Perhaps I missed it, but I don’t recall seeing a mention of the font size that these books will be printed in. As someone with tricky eyesight, I hope it’s on the large size…

    • Steve, in a personal correspondence Adam told me, “the text in the set is almost exactly the size of Adobe Garamond set at 11.375 point.” Font size is relative to the particular, but if you have that font on your computer, that’s what it’ll be. Sounds very nice.

      • Thanks for the info, J.! Sounds very nice indeed. His fonts are very pleasing…

  2. Yes!
    I knew waking up early had it’s rewards!
    I’m so excited to hear more about this great project, and I agree with Mark, the unjustified text seemed a little strange at first, but Adam seems to have good reasons for it, so we’ll see how things work out.
    Bibliotheca in stores nation wide- that would be so amazing, it gives me chills just thinking
    about it.
    I don’t mind the ASV/YLT so much, I actually think it’s a good idea. I wish there was a whole YLT out in this format, unaltered. A translation I would recommend would be the Lexham English bible from Logos. From what I’ve seen, it’s not bad at literal translating, and it’s quite readable without being ‘chummy-sounding’.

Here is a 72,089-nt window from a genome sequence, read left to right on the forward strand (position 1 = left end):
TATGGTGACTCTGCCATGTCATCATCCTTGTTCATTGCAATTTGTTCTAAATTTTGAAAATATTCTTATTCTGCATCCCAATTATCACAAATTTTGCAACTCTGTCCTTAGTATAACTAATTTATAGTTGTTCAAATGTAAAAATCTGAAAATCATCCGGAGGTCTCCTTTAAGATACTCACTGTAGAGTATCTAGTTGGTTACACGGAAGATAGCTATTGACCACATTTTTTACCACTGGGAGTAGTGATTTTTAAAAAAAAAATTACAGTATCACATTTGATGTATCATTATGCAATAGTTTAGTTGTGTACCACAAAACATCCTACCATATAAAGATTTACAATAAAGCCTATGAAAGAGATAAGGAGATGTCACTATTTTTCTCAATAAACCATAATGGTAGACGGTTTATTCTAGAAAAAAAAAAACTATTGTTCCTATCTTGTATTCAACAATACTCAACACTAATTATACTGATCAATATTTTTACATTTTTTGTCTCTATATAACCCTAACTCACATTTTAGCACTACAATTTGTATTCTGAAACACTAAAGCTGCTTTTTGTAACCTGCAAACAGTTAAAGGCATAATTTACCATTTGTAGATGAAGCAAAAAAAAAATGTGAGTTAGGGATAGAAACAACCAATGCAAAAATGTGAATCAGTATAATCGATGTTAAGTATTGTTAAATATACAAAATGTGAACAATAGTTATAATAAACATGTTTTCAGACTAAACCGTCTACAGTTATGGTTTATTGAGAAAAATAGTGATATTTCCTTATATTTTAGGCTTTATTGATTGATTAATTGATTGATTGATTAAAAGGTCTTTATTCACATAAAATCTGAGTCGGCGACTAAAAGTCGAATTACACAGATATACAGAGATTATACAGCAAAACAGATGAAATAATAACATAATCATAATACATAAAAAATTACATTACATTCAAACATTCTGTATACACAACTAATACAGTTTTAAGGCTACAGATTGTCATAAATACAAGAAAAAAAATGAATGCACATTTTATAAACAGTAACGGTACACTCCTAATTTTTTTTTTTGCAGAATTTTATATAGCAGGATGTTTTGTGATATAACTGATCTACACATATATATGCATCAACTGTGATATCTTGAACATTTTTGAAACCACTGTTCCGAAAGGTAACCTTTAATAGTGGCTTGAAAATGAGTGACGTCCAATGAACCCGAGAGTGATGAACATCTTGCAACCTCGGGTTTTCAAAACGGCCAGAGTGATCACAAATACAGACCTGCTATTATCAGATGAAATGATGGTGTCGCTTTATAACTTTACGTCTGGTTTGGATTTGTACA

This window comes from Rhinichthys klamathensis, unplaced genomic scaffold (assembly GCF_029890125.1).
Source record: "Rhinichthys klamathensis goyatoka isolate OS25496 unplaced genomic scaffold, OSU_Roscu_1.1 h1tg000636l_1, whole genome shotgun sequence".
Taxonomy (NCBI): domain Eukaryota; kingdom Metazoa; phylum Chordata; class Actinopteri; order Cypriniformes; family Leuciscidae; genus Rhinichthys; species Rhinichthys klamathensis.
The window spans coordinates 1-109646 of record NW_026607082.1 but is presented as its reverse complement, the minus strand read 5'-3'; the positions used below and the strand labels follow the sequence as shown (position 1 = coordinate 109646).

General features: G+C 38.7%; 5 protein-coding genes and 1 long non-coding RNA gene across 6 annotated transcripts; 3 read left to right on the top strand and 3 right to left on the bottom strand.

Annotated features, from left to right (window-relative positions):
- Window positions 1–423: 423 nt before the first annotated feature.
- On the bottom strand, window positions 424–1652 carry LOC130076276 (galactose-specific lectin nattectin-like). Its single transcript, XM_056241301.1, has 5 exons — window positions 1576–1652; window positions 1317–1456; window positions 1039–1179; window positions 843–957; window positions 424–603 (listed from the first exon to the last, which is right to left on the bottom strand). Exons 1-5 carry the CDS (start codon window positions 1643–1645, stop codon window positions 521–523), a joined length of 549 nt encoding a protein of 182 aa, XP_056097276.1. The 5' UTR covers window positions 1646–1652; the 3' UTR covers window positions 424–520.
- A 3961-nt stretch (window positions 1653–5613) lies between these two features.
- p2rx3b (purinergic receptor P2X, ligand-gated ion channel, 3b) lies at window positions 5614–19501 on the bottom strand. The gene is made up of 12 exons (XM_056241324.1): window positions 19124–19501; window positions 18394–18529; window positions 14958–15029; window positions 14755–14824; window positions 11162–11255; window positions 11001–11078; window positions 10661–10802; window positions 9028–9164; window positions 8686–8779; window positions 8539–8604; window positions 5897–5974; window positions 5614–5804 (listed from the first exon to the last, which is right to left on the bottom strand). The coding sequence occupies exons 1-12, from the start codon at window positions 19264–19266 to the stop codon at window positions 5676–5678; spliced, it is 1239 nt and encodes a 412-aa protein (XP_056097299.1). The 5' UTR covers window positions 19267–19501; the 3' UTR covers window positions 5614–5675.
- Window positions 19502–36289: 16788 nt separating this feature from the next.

Thanks for doing the interview, Adam. I know we’ll see great things from you in the future.

    • As I understand it, there are no print editions of the Lexham. Entirely digital. Pity, it’s good.

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  4. I prefer the unjustified text a lot. It’s more natural, and easier to find your spot on the page. I agree with Adam on this choice!

  5. I am legitimately surprised to hear of such a major translation project involving the ASV. It’s the among the least readable translations of the Bible, in my experience. The ASV is formally literal; I used it in first year Greek to check my own translations. But, it is not the best, most compelling, or most accurate translation for a modern English reader. Koine Greek syntax is just markedly different from English syntax. Obviously, many others disagree given his funding success, but I cannot imagine reading the ASV for long periods of time, without major emendation.